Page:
Did you ever keep a journal as a kid? If so, then it was likely one of those little hardcover notebooks with the lock and key. Maybe it even said “Keep Out” on the cover.
Fast forward to your grownup self and journaling is significantly different. It is more than just a recounting of your day. Instead, it is a few therapeutic moments that are meant to actually help you grow.
Let’s talk about the different types of daily journals there are and how to keep a daily journal.
If you find yourself wondering whether you should invest any time and effort into journaling, the answer is – without a doubt – yes! There are so many benefits that come with getting in the habit, such as managing anxiety, reducing stress, coping with depression, and so forth.
Journaling can also:
- Help you address your fears, problems, and concerns.
- Help you track your symptoms so that you may learn to recognize triggers – and develop ways to learn how to control them in the future.
- Teach you to develop positive self-talk while identifying patterns of negative thoughts and behaviors.
Many avid journalists look to their journals as a way to escape. It is like that go-to bestie who isn’t going to give you advice or drone on and on about how her problems are worse than yours. Your journal will listen to anything and everything you have to say which can be healing in itself.
Not all types of journaling will work for everyone. Find what fits for you – and give it a try. You may be surprised just how greatly it impacts your life.
How to Keep a Daily Journal
How you journal is going to vary based on the type of journaling you do. We will get to the different types of journaling in just a moment. But, in a general sense, to begin journaling, you will want to:
- Get a Journal. Invest in a notebook or formal journal. You don’t need anything fancy — just something you can write on. You can even make your own.
- Commit to Journaling. Commit to writing every day. You may want to set aside time to write during a specific time of day. Or you may even choose to carry your journal with you to jot down thoughts as you have them.
- Keep it simple. The process of journaling is not meant to overwhelm you, but to help you. So keep it simple and informal.
By journaling, you are taking control of your thoughts. You are blocking out all the chaos around you — and focusing your attention on one thing – yourself. It is good for your mind, body, and soul.
Now, on to the different types of journaling.
A Gratitude Journal
Gratitude journaling is about focusing on the things you are grateful for. You don’t have to use a lot of words. Morning and/or night (or whenever you find it suitable) give yourself a few minutes to reflect on life right here, at this moment, and what you are thankful for. Then, grab your pen and jot down at least 3 things you are grateful for.
Keeping a gratitude journal can help shift your mindset and help you start looking at the world, life, and yourself in a more positive light.
A Self-Reflective Journal
A self-reflective journal is not so much about writing down your daily activities, but rather reflecting back on your day – or any time in your life, really. Think about how you reacted in certain situations or how you felt in others. Write down what you think about certain situations or how you see yourself acting differently in the future.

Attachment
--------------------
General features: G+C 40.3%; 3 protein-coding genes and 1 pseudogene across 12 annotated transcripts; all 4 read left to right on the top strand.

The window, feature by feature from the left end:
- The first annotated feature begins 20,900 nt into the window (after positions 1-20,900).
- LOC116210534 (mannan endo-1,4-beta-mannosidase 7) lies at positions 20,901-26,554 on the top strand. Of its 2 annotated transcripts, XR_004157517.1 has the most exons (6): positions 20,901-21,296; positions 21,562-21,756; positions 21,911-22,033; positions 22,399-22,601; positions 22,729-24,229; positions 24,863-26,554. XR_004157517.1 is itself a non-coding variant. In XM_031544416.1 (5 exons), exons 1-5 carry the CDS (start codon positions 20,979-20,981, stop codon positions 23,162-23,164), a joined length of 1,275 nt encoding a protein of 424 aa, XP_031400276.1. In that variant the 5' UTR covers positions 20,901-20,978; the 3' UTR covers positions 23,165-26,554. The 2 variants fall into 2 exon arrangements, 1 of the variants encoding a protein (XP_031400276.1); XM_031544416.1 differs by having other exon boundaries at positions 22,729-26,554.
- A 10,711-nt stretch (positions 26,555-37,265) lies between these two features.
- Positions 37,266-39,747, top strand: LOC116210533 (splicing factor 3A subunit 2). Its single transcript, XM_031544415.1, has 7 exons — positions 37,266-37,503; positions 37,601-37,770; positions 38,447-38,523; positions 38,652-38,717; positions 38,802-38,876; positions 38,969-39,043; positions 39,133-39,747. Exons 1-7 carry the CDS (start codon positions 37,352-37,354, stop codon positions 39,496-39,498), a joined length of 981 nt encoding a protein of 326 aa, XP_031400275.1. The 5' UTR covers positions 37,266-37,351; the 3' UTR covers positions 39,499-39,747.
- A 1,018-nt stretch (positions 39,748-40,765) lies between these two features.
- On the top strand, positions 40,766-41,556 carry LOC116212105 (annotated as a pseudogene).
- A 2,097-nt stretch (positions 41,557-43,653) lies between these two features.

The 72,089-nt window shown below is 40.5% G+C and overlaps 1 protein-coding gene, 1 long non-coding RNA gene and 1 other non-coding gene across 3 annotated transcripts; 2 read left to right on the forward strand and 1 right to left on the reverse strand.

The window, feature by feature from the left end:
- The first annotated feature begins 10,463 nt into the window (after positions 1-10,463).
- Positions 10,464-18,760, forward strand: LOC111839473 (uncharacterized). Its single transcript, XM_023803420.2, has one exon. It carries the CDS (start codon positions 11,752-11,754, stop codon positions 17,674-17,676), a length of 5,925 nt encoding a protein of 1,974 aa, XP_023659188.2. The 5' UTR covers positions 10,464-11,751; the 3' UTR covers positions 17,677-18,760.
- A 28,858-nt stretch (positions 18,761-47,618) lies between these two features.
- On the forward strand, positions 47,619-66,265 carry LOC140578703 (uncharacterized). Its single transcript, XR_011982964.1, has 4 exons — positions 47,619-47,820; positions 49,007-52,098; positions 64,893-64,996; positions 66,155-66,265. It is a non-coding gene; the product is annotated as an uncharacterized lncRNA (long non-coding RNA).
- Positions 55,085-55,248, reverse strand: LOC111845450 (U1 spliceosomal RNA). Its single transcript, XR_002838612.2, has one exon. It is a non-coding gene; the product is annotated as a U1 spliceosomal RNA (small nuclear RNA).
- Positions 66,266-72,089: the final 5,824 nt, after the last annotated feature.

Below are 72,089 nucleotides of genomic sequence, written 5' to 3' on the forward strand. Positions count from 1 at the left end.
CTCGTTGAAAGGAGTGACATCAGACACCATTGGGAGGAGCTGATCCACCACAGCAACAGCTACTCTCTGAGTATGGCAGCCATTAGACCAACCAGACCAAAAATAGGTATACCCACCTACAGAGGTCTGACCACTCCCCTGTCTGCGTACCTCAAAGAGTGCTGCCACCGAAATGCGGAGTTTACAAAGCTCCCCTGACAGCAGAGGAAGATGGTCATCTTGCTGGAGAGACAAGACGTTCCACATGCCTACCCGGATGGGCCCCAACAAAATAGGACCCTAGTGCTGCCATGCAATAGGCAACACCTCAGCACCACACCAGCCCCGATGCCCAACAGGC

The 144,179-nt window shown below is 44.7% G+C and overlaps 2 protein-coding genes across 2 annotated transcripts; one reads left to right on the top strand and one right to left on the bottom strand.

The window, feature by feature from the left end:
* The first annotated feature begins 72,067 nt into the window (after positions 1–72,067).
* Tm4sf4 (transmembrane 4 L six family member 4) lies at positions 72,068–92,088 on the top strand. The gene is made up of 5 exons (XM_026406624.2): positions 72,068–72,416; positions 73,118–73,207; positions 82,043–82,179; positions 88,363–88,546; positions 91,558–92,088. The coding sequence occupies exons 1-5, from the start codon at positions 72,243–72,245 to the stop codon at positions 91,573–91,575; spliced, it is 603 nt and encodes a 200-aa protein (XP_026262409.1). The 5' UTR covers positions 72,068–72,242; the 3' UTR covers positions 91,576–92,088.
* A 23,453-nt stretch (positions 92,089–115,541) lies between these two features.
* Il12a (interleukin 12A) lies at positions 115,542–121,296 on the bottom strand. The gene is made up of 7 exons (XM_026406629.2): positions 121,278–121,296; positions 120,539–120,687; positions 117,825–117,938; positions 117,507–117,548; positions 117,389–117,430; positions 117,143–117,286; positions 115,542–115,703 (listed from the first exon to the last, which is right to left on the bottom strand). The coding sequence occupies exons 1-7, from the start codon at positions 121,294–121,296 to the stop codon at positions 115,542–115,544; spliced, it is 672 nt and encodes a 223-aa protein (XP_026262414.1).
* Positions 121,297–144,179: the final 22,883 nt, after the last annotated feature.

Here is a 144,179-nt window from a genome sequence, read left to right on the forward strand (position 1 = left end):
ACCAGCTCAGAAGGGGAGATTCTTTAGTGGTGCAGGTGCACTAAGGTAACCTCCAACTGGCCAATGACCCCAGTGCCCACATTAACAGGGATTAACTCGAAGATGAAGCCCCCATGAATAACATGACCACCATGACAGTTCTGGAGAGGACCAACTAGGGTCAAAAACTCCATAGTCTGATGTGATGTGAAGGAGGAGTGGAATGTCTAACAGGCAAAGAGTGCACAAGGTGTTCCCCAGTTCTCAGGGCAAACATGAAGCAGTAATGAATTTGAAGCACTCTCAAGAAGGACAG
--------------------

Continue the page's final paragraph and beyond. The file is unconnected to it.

This is a way of getting to know yourself and learn about who you are, what your strengths and weaknesses are, your triggers, your goals for the future, and maybe even a chance to forgive yourself for past choices. Everything you write within these pages is a conversation with yourself – and about yourself.
Self-reflective journaling is great for learning and growing. When you are going through changes in your life that are scary, sometimes reassuring yourself that you are strong and capable can help you overcome it.
A Free Writing Journal
Freewriting is something you will either love or hate. But it is a way of journaling that helps you remove all the nonsense in your active, conscious mind and really get under the surface of your thought process. Here’s how it works.
Designate a certain amount of time each day for free writing. Then, set a timer for that amount. Grab your pen and start writing. What are you writing? It’s free writing. Just let your pen lead you. Don’t put any thought into the words that hit the page, just write. Let it out. All of it. Don’t worry about punctuation or grammar or spelling. Just write.
This exercise is fantastic for unveiling feelings and emotions we may not even realize we are holding on to. Sometimes things you haven’t thought of in years can come pouring out of you and onto the page. It is such a release – and very therapeutic.
The more you get comfortable with freewriting, the less you need to worry about setting a timer. At first, this type of journal experience can seem weird because we are usually always trying to be in control of our thoughts. So the time helps you set boundaries of when to let go and when to bring it back. But the more you practice it, the easier it becomes, and the better you will feel.
Final Thoughts on Journaling
As you begin your journey through healing, you are going to spend a lot of time reflecting on your life while finding healing within yourself. Journaling is a great way to stay connected with your thoughts and gather insight into your overall sense of wellbeing. Whether you choose to start a gratitude journal, a self-reflective journal, a freewriting journal, or a combination of any or all of them – you are sure to find that this is a great tool to have.